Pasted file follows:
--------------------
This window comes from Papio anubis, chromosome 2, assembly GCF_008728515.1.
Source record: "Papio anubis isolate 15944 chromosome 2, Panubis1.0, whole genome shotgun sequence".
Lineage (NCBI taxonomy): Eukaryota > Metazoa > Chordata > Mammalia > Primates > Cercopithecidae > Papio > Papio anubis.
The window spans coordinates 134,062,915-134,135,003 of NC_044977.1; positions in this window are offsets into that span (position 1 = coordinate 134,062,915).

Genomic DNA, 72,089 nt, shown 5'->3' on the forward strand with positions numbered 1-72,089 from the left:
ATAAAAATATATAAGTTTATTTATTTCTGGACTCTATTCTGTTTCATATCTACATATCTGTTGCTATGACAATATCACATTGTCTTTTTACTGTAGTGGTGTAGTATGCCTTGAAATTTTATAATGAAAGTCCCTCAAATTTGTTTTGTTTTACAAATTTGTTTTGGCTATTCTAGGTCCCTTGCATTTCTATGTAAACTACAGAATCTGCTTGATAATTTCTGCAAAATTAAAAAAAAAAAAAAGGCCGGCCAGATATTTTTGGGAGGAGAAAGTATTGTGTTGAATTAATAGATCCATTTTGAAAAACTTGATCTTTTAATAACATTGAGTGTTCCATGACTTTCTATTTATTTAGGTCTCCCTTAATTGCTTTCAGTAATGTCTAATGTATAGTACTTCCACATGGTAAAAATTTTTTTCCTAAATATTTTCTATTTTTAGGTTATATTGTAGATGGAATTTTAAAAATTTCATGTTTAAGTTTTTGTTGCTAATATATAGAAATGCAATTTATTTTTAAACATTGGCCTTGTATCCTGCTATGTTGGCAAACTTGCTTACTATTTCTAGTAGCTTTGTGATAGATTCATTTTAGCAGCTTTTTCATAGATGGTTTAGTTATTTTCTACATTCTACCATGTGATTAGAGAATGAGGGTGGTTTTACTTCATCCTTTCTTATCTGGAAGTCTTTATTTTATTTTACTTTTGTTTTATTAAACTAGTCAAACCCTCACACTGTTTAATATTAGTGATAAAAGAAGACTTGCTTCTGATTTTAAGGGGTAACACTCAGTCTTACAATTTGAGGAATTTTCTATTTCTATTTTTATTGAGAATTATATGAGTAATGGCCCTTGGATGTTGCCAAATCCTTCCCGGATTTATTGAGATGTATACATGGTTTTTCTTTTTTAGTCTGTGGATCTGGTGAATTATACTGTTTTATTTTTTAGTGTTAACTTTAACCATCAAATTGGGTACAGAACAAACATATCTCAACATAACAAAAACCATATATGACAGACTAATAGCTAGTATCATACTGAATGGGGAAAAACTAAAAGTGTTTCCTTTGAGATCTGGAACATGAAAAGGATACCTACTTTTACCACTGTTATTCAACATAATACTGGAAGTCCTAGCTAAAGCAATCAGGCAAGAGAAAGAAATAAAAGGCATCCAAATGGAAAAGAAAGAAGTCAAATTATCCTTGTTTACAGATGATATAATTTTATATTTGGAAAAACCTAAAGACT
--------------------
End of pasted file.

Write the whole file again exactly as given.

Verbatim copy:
This window comes from Papio anubis, chromosome 2, assembly GCF_008728515.1.
Source record: "Papio anubis isolate 15944 chromosome 2, Panubis1.0, whole genome shotgun sequence".
Lineage (NCBI taxonomy): Eukaryota > Metazoa > Chordata > Mammalia > Primates > Cercopithecidae > Papio > Papio anubis.
The window spans coordinates 134,062,915-134,135,003 of NC_044977.1; positions in this window are offsets into that span (position 1 = coordinate 134,062,915).

Genomic DNA, 72,089 nt, shown 5'->3' on the forward strand with positions numbered 1-72,089 from the left:
ATAAAAATATATAAGTTTATTTATTTCTGGACTCTATTCTGTTTCATATCTACATATCTGTTGCTATGACAATATCACATTGTCTTTTTACTGTAGTGGTGTAGTATGCCTTGAAATTTTATAATGAAAGTCCCTCAAATTTGTTTTGTTTTACAAATTTGTTTTGGCTATTCTAGGTCCCTTGCATTTCTATGTAAACTACAGAATCTGCTTGATAATTTCTGCAAAATTAAAAAAAAAAAAAAGGCCGGCCAGATATTTTTGGGAGGAGAAAGTATTGTGTTGAATTAATAGATCCATTTTGAAAAACTTGATCTTTTAATAACATTGAGTGTTCCATGACTTTCTATTTATTTAGGTCTCCCTTAATTGCTTTCAGTAATGTCTAATGTATAGTACTTCCACATGGTAAAAATTTTTTTCCTAAATATTTTCTATTTTTAGGTTATATTGTAGATGGAATTTTAAAAATTTCATGTTTAAGTTTTTGTTGCTAATATATAGAAATGCAATTTATTTTTAAACATTGGCCTTGTATCCTGCTATGTTGGCAAACTTGCTTACTATTTCTAGTAGCTTTGTGATAGATTCATTTTAGCAGCTTTTTCATAGATGGTTTAGTTATTTTCTACATTCTACCATGTGATTAGAGAATGAGGGTGGTTTTACTTCATCCTTTCTTATCTGGAAGTCTTTATTTTATTTTACTTTTGTTTTATTAAACTAGTCAAACCCTCACACTGTTTAATATTAGTGATAAAAGAAGACTTGCTTCTGATTTTAAGGGGTAACACTCAGTCTTACAATTTGAGGAATTTTCTATTTCTATTTTTATTGAGAATTATATGAGTAATGGCCCTTGGATGTTGCCAAATCCTTCCCGGATTTATTGAGATGTATACATGGTTTTTCTTTTTTAGTCTGTGGATCTGGTGAATTATACTGTTTTATTTTTTAGTGTTAACTTTAACCATCAAATTGGGTACAGAACAAACATATCTCAACATAACAAAAACCATATATGACAGACTAATAGCTAGTATCATACTGAATGGGGAAAAACTAAAAGTGTTTCCTTTGAGATCTGGAACATGAAAAGGATACCTACTTTTACCACTGTTATTCAACATAATACTGGAAGTCCTAGCTAAAGCAATCAGGCAAGAGAAAGAAATAAAAGGCATCCAAATGGAAAAGAAAGAAGTCAAATTATCCTTGTTTACAGATGATATAATTTTATATTTGGAAAAACCTAAAGACT